EL PASO, Texas (Border Report) — A federal judge sentenced a Houston man to more than three years in prison for defrauding a worker visa program, Department of Homeland Security officials announced Wednesday.
On Jan. 3, 2019, Marco Pesquera, 45, pleaded guilty to conspiracy to commit visa fraud. He’s the owner of a business that provides large industries with laborers, but according to a news release, profited by paying foreign workers an hourly wage below the contract rate.
From 2011 to 2018, Pesquera and three co-conspirators recruited and paid individuals to petition for H-2B visa workers that they didn’t need. Investigators said Pesquera illegally filed false and legitimate documentation — contracts, tax forms, web sites and fictitious phone numbers and business addresses — to obtain visas for more than 1,000 foreign workers to work in the U.S. Pesquera then utilized the workers to fulfill labor contracts.
Also charged were Norma Linda Vega, 46, of Houston; Saul Atkinson, 47, of Brownsville; and Gwendolyn Saldivar, 41, of Snellville, Georgia. They, too, pleaded guilty.
“HSI’s message is clear: America’s legal immigration system is not for sale,” said Shane Folden, the special agent in charge of Immigration and Customs Enforcement’s Homeland Security Investigations in San Antonio. “In addition to posing significant security and safety vulnerabilities that could be exploited by criminals and others who pose a danger to our community, immigration benefit fraud undermines the integrity of our legal immigration process and penalizes those who abide by the law.”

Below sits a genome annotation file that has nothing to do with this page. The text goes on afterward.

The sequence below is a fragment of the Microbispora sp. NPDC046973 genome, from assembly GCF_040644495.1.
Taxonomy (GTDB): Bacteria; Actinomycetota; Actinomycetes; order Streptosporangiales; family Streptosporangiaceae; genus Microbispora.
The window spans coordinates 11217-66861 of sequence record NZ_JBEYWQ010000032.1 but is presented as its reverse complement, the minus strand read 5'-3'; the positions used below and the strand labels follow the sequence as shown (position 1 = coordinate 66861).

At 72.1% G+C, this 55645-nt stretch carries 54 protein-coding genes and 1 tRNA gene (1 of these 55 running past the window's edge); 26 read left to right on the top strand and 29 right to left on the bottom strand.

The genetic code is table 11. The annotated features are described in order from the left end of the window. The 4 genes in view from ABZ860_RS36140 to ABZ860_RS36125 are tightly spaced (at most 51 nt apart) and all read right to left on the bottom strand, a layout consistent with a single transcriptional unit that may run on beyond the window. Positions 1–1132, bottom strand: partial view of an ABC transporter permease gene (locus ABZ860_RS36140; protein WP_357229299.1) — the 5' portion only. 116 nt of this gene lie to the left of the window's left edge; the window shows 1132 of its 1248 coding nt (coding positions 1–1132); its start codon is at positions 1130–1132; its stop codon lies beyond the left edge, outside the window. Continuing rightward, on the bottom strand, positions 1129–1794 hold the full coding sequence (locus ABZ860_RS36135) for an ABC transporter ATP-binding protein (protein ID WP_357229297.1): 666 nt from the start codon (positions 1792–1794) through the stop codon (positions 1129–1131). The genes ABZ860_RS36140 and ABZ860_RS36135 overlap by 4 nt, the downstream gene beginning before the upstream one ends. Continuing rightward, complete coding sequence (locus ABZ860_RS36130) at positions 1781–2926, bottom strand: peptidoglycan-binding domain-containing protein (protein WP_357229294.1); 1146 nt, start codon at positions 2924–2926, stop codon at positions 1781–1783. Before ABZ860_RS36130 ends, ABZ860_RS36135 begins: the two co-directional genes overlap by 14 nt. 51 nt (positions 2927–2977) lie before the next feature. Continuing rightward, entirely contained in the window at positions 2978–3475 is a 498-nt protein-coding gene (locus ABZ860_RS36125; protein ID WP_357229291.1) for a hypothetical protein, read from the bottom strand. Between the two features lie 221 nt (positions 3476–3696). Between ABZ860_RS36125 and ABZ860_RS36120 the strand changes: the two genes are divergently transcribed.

In Brownsville federal court Wednesday, U.S. District Judge Fernando Rodriguez sentenced Pesquera to 38 months in prison and three years of supervised release, according to a news release. Rodriguez also ordered Pesquera to forfeit $5 million and his Houston residence.
Additionally, Pesquera admitted to obstructing the investigation by responding to a federal subpoena with false documents he created. He must surrender Oct. 4 to begin his sentence at a U.S. Bureau of Prisons facility.
“DSS and our counterparts are conducting investigations like these on a daily basis around the world to protect the integrity of the visa process, the security of the homeland and the American workforce,” said Jeffrey McGallicher, special agent in charge of the U.S. State Department’s Diplomatic Security Service Houston Field Office.